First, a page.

Passion Comes in Waves

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THE ISSUE OF TRAVEL

I haven’t been everywhere, but it’s on my list.” – Susan Sontag

There is much to the theory as to why Balinese surfers in particular don’t really travel much. And have never made a splash on the international scene. Excepting, of course, Rizal Tandjung’s Pipeline miracle. But then that was 24 years ago. Sure there are the visa hassles, but alot of people have those. No, it’s more about comfort. Balinese surfers live in the best surf in the world. They also own it. They are also close to family and wealth and friends and culture and the food they love.

Why leave paradise? Let’s face it, there’s a reason 6 million tourists come here. Still, the wonder of travel is there for anyone who gets restless. And that is what this issue is all about. Inspiration to get out there and see all of it. It’s always better to see something once than hear about it a thousand times. Life is either a daring adventure or nothing at all.

So in this issue, we bring you daring adventures from three corners of our world. Alan Van Gysen reports in from Equatorial Guinea, a place hard to find on any map. But then…it always feels good to be lost in the right direction. We also have Pete Frieden reporting in from the roughhousing of the North Shore season.

And in a place that might never exist, a transitory place, International award winning fine arts photographer Ben Thouard brings us to a place that can never be found on any map. Of course, true places never are. The world is a book and those who do not travel read only the same page over and over. We say get out there. If you think adventures are dangerous, try routine. It’s lethal. Live your life by a compass, not a clock. All you need to travel this great blue world is to know that it’s possible.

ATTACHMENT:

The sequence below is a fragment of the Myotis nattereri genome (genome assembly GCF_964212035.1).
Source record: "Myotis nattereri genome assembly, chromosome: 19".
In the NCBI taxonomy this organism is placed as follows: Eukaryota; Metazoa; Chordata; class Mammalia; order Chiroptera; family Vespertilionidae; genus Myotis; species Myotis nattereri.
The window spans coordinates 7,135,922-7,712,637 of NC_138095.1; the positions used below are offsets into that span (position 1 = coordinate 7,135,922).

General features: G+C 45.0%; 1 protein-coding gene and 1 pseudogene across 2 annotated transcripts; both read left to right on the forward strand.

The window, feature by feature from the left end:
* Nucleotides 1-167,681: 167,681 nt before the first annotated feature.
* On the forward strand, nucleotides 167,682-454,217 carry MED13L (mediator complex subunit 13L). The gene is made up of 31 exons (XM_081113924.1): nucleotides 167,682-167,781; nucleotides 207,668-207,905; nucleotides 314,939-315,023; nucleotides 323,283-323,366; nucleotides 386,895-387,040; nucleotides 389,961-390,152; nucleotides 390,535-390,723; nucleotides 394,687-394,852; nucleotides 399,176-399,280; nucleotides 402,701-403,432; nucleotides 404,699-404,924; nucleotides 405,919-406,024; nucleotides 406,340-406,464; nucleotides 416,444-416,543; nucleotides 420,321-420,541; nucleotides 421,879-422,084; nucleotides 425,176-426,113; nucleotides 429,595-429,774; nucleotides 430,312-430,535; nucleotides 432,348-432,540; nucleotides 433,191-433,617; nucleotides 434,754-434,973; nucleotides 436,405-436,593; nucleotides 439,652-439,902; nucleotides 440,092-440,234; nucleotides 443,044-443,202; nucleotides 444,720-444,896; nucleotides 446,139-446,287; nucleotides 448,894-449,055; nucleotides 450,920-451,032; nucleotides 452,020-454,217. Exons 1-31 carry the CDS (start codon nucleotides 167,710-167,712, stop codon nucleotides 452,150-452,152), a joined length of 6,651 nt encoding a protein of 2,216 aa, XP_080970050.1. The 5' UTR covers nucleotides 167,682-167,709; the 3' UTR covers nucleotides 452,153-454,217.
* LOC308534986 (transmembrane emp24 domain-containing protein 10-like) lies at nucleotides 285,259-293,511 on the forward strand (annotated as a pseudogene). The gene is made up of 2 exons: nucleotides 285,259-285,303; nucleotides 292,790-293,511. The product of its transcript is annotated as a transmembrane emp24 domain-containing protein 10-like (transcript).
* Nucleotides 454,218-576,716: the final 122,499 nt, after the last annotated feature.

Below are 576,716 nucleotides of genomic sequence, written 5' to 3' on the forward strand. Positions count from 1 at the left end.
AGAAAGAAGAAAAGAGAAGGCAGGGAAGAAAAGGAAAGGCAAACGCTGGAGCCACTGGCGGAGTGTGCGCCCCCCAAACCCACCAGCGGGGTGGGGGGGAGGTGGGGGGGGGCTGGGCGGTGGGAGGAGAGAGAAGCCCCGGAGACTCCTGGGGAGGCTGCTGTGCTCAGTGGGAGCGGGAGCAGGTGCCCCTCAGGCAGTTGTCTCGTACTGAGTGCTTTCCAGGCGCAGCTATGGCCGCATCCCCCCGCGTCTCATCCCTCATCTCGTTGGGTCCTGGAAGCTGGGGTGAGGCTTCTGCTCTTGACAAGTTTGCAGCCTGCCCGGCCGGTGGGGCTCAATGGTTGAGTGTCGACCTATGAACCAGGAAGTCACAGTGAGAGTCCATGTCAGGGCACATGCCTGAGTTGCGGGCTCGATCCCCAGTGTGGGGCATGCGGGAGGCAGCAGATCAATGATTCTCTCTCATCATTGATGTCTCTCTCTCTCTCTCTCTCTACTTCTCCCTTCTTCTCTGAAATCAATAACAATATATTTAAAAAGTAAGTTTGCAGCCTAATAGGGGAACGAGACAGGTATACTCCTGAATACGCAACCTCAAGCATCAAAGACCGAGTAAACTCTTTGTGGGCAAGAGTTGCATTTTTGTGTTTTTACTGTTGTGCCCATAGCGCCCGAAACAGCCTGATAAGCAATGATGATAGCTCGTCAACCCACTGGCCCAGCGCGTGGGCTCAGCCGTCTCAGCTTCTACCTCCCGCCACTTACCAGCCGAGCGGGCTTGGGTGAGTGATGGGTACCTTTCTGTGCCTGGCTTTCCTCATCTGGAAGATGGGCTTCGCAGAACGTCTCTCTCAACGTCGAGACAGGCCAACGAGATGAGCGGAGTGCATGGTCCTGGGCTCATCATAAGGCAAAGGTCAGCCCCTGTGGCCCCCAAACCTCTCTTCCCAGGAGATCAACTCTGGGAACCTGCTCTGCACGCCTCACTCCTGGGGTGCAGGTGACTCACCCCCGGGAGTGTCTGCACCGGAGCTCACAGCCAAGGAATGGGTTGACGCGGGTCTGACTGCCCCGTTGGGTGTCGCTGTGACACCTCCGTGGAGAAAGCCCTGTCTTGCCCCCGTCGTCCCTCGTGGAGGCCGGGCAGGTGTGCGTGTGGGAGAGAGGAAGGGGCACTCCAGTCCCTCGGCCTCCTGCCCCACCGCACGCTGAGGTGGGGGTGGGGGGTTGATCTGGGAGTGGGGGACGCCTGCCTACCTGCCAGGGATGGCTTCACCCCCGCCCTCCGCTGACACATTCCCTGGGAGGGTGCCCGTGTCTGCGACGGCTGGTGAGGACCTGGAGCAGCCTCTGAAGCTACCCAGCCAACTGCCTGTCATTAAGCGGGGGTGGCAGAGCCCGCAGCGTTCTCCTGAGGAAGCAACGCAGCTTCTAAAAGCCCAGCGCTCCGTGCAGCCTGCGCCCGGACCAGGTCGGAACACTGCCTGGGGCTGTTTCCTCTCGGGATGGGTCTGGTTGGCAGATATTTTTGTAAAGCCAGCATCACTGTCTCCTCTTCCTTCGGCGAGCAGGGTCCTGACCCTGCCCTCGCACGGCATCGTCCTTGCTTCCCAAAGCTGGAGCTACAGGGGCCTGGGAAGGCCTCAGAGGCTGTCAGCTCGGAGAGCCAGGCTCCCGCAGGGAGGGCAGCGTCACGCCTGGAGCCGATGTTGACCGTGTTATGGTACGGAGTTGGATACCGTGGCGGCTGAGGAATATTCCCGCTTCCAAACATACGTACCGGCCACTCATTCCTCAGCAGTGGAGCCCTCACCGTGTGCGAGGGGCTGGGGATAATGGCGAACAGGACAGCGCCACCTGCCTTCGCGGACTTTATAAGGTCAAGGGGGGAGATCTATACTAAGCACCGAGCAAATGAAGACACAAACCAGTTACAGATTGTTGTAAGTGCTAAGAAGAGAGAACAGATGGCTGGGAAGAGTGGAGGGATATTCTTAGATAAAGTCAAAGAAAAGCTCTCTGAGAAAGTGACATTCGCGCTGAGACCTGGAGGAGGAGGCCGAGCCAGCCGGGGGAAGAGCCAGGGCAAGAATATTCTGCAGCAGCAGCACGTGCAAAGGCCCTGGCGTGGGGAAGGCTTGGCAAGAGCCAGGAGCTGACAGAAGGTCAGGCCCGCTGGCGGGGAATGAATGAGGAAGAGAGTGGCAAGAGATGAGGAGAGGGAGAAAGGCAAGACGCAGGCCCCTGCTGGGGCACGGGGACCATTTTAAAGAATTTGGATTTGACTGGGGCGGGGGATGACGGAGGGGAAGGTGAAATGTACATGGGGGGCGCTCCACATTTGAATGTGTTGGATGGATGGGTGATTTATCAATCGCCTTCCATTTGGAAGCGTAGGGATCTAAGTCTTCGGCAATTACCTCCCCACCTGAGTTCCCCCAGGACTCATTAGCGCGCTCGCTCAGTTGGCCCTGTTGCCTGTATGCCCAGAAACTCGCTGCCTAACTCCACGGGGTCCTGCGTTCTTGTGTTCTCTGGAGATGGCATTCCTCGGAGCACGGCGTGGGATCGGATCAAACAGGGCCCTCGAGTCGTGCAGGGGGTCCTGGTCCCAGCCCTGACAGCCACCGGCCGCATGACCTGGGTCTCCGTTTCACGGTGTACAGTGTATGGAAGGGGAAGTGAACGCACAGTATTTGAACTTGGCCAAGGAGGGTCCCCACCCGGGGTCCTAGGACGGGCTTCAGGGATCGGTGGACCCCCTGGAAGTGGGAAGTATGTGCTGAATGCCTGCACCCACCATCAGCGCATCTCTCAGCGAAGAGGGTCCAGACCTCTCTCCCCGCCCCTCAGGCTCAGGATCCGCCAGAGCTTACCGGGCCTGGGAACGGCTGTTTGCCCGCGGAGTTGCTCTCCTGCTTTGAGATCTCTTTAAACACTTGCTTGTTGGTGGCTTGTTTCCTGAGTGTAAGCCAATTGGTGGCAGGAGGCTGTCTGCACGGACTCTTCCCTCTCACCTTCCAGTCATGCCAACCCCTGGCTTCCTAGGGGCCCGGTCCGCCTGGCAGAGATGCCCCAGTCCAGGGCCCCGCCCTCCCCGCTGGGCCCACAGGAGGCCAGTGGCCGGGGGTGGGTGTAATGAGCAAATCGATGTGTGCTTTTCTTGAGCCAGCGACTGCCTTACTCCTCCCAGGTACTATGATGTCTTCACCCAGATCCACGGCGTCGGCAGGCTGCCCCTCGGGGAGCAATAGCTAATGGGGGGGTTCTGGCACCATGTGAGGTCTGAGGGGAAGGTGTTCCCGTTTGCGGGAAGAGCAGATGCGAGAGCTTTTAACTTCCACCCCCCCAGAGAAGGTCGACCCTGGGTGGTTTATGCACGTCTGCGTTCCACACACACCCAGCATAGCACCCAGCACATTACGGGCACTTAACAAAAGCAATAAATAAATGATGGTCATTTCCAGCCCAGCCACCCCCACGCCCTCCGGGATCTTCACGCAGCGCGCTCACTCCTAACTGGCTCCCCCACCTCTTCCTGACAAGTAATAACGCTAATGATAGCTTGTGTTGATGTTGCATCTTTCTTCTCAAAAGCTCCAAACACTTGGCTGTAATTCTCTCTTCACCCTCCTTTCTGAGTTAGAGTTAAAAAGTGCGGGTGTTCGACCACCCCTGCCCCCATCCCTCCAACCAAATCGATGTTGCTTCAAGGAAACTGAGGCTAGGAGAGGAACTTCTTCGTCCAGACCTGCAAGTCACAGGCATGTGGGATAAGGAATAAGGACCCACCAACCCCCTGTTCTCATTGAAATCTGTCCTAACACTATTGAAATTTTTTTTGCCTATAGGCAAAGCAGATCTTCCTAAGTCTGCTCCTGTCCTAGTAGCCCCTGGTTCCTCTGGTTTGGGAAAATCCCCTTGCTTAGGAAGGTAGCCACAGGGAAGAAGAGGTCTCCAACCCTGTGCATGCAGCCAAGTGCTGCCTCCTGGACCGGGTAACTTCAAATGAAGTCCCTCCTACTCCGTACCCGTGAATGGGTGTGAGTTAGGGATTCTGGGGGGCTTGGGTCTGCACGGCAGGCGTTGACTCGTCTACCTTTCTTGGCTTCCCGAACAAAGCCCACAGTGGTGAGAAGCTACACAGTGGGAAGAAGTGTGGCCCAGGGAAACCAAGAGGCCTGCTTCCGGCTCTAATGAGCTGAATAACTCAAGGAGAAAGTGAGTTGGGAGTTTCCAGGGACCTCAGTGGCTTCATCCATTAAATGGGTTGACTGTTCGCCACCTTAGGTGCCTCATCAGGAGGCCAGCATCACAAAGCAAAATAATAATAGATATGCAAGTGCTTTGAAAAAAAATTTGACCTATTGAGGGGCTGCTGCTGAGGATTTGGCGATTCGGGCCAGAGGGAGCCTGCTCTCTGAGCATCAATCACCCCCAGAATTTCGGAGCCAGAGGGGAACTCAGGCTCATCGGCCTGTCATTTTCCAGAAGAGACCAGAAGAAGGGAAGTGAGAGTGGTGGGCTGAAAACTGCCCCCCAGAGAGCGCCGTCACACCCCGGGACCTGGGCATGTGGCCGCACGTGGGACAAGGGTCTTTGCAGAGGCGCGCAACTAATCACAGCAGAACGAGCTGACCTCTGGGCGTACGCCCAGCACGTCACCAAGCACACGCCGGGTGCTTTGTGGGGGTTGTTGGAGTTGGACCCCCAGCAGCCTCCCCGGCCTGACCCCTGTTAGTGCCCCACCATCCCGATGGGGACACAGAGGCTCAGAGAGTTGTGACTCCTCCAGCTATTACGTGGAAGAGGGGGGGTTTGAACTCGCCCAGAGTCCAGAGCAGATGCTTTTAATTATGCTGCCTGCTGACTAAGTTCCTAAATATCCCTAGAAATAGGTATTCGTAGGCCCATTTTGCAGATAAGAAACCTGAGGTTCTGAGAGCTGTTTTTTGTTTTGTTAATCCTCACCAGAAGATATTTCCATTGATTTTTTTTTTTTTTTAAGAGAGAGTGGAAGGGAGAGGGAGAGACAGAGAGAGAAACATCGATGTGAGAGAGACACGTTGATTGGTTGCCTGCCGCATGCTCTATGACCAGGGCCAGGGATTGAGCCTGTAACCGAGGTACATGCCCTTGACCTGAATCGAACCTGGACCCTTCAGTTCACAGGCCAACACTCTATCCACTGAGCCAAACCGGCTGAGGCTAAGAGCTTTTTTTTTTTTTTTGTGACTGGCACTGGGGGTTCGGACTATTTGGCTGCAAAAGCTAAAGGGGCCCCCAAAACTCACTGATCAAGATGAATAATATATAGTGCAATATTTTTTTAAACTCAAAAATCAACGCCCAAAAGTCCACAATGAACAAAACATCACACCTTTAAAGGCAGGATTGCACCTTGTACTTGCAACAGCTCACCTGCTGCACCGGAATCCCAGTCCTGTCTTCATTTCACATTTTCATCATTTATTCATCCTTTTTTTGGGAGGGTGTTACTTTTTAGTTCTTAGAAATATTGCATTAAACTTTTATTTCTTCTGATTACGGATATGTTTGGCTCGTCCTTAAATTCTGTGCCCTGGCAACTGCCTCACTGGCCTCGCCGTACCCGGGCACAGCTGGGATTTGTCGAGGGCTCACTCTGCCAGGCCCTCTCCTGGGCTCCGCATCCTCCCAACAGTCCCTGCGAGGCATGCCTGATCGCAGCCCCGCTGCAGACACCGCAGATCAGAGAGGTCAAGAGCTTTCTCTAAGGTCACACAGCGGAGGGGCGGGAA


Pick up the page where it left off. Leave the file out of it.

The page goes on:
And remember, if you travel far enough, you’re gonna get a chance to meet yourself.

– Editor –  

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A LUCKY MAN – MUKLIS ANWAR SURFS FOR LOVE

Muklis Anwar dropped by the Surftime offices recently. His usual cheerful, smiling self. A naturally positive surfer. As if he was born with a happy gene. But in reality we discovered it is more than that. Here is a North Bali Island surfer, born into the Islamic enclave of village Medewi, who from very humble beginnings, made his own path to happiness through belief, commitment and maybe just a little luck. The following are some of the truths we learned about Muklis Anwar:

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Jungle Love – Stephanie Gilmore surfs better than you



“You’ve come a long way, baby”. So read the ad slogan for Virginia Slims, a “Feminist” cigarette brand, released in 1968. This in response to the sexual revolution and a radical transition from suffragette to what was then called Women’s Liberation. Nowadays it’s just called basic human rights. And we have female warriors like Stephanie Gilmore to thank for that.



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The 14th Annual Surftime Awards: A Night to (try and) Remember

As exclusive as The Lawn in Canggu may look from the outside, it still manages a very organic, tribal vibe on the inside. And the 14th Annual Surftime awards, held there on September 22nd was just that. More of a family gathering than an awards night, this assembly of the best and brightest of our surfing community was at once a joyous, raucous and very, very loud affair.

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EAT, PRAY, SURF

Canggu is all on it’s own. Once an outpost, now a surfing colony, it’s been cut off. The natural disaster known as tourism and development, combined with a total lack of subsequent infrastructure, has resulted in a geographical isolation due to snarled traffic. From Kuta to Canggu, a bad best of an hour of breathing near pure carbon monoxide, this traffic is a result of a massive exodus of adventurers, scoundrels, criminals and vegans who have forged Canggu into the most outlandish surfing community in the world.

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DEEPEST DARKEST JAVA

Although just the mention of the word Java has been enough to send imaginations soaring throughout history, to the modern surfer it holds even more mystery than most imaginations are capable of. With a deadly, rough coast, ship eating waters, volcanic events that alter the very tectonic plates beneath us and over 1000 kilometers of exposed coastline, this 13th largest island in the world remains one of our last unexplored surf zones.

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